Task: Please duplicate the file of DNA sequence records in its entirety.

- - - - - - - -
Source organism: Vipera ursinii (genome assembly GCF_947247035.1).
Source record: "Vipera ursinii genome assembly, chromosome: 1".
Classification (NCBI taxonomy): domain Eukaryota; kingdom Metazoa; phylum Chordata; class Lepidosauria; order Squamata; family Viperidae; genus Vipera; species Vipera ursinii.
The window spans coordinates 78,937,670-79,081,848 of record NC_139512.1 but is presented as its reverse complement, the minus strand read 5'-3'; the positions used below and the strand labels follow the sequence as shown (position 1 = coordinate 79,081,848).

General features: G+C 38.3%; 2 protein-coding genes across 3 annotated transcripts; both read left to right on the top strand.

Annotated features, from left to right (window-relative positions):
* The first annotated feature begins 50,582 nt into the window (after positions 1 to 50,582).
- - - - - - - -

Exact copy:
Source organism: Vipera ursinii (genome assembly GCF_947247035.1).
Source record: "Vipera ursinii genome assembly, chromosome: 1".
Classification (NCBI taxonomy): domain Eukaryota; kingdom Metazoa; phylum Chordata; class Lepidosauria; order Squamata; family Viperidae; genus Vipera; species Vipera ursinii.
The window spans coordinates 78,937,670-79,081,848 of record NC_139512.1 but is presented as its reverse complement, the minus strand read 5'-3'; the positions used below and the strand labels follow the sequence as shown (position 1 = coordinate 79,081,848).

General features: G+C 38.3%; 2 protein-coding genes across 3 annotated transcripts; both read left to right on the top strand.

Annotated features, from left to right (window-relative positions):
* The first annotated feature begins 50,582 nt into the window (after positions 1 to 50,582).